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malevolent design weblog

This blog is now defunct, but you can find more stuff over at my personal site

‘Decommissioning’ Online Marketing Campaigns

As a web developer you get used to seeing your portfolio slip offline when sites are redesigned or closed, but the way many online marketing campaigns are handled can be frustrating. Companies go to the trouble of creating a lovely web site, then promoting it to build traffic and links, only to shut it all down weeks later leaving a trail of 404s.

In my view, clients and agencies are often overly wasteful. By considering ‘decommissioning’ up front, valuable content (Flash games, how-to guides, etc.) can be retained for years to keep some of the ongoing traffic and SEO benefits.

Option 1: Decommission In Situ

The site can be modified once the campaign’s over; typical tasks to plan for would include:

  • Add a site-wide banner stating that the site’s old and offering links to the latest campaigns (if a company regularly creates campaign sites then this could be a centralised JavaScript file to easily keep everything up-to-date).
  • Remove any dangerously-misleading content (facts that are no longer true, offers no longer valid).
  • Replace any competitions with content explaining that it’s too late to enter and possibly lists of winners.
  • Remove/deactivate any links to pages that are now defunct or likely to soon disappear.
  • Similarly, try to replace/remove any elements dependent on third-party services that aren’t likely to last.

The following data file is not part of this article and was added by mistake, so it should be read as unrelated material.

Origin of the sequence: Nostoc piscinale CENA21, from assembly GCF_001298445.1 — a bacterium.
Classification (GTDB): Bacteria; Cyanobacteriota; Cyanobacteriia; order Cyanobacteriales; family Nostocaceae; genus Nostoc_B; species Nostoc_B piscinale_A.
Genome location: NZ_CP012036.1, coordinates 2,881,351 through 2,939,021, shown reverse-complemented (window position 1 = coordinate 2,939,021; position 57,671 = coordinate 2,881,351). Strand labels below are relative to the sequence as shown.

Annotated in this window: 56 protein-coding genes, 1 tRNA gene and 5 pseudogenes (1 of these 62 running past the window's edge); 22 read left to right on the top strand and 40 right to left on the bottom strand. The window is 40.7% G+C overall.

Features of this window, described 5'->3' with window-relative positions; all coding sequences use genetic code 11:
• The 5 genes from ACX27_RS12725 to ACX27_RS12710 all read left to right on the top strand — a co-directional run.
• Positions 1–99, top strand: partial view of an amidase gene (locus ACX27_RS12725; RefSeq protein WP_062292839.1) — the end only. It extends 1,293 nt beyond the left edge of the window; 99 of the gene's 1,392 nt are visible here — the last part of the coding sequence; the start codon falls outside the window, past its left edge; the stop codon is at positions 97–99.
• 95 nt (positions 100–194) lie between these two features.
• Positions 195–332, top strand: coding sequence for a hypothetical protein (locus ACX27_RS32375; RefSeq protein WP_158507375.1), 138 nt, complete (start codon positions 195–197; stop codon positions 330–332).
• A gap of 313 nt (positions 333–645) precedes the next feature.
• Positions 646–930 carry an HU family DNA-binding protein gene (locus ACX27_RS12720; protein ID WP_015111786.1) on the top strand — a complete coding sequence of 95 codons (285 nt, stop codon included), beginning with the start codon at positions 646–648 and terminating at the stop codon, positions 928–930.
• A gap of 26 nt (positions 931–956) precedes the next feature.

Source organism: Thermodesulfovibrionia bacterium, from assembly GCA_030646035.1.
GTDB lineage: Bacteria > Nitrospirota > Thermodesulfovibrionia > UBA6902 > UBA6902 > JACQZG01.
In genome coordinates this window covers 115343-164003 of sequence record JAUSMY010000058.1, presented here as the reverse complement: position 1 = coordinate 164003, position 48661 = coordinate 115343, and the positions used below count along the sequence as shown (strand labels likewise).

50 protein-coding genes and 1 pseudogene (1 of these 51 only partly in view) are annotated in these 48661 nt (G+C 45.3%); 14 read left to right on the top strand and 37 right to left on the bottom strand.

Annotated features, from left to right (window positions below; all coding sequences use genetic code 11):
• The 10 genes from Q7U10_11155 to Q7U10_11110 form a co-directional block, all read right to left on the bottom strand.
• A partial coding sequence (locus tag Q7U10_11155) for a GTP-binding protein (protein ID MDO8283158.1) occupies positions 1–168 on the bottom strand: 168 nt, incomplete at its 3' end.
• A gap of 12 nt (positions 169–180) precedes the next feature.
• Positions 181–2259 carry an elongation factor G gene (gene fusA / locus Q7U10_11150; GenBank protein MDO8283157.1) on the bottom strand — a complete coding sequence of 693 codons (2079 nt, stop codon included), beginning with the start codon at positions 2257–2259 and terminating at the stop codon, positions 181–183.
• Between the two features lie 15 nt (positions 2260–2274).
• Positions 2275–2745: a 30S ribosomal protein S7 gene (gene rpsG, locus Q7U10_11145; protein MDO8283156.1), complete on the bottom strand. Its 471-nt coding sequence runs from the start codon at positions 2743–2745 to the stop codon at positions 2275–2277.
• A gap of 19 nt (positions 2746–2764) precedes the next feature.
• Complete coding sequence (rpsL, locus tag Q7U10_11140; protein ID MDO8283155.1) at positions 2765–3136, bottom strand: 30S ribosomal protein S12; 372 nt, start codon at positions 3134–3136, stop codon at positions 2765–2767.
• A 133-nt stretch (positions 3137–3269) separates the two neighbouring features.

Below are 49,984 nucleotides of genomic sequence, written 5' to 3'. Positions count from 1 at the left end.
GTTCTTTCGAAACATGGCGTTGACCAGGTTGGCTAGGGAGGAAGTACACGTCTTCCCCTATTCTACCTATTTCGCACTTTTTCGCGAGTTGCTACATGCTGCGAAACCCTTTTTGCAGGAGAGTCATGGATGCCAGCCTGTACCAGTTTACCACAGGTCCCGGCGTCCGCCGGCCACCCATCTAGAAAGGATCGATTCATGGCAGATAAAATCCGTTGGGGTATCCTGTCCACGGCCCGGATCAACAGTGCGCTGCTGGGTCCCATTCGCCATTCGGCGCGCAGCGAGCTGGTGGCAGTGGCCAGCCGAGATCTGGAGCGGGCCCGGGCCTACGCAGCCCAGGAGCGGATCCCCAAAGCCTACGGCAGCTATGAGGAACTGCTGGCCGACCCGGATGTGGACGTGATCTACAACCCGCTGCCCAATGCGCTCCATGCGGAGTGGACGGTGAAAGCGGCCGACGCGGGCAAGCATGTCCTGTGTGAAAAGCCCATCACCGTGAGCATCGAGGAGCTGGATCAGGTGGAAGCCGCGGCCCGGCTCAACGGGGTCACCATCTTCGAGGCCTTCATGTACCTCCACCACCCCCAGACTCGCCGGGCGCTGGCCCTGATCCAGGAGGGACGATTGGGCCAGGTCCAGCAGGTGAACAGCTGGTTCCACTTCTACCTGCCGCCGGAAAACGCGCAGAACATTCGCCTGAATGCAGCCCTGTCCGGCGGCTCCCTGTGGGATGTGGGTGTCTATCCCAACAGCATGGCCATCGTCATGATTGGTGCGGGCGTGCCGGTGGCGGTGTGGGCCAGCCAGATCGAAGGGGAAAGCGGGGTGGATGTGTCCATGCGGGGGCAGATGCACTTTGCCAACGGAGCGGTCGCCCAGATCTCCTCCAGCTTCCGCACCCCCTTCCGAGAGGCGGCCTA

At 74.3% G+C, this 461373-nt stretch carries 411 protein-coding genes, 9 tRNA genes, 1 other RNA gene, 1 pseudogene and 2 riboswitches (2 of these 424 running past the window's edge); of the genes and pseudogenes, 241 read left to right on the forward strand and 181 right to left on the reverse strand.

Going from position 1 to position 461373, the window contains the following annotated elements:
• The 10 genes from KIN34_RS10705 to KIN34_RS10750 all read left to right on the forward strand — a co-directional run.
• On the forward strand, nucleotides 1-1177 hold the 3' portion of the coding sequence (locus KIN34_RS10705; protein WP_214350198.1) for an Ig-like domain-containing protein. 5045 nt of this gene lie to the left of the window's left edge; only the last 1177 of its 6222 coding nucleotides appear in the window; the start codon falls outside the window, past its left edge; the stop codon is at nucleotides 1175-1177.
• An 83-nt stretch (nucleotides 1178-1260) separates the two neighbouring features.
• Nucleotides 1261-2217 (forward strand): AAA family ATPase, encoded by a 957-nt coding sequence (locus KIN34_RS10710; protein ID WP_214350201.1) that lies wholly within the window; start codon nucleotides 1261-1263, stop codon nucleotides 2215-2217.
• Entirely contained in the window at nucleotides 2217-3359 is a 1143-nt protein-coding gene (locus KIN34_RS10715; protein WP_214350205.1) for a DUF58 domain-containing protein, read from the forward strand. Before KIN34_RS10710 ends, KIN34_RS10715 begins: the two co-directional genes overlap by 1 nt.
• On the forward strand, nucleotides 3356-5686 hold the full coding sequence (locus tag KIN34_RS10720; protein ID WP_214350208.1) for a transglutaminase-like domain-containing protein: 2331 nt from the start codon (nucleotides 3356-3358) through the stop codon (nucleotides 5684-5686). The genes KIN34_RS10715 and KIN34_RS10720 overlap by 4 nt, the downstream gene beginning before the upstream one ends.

• If necessary, create alternative versions of Flash games with elements such as competition forms/links removed.
  • Try to remove/replace/simplify any complex server-side coding that might require future support (might want to convert the whole site to static files).

Option 2: Archive Selected Content

This approach involves retaining content using the main company/product site. So a Flash game in a campaign site will be moved to a page within a games/‘fun stuff’ section in the main site. Permanent HTTP redirects will be set up for any moved content and pages which have direct alternatives (e.g. campaign product details might redirect to product details in the main site). Any remaining pages will display a helpful 404 page explaining the site’s demise and offering current alternatives (possibly using a centralised file as mentioned previously).

Domain Name Retention

If a dedicated domain is used, it should be kept for several years (just pay it all up front to keep things simple), if only to prevent someone else getting your traffic and possibly displaying misleading/distasteful/illegal content.


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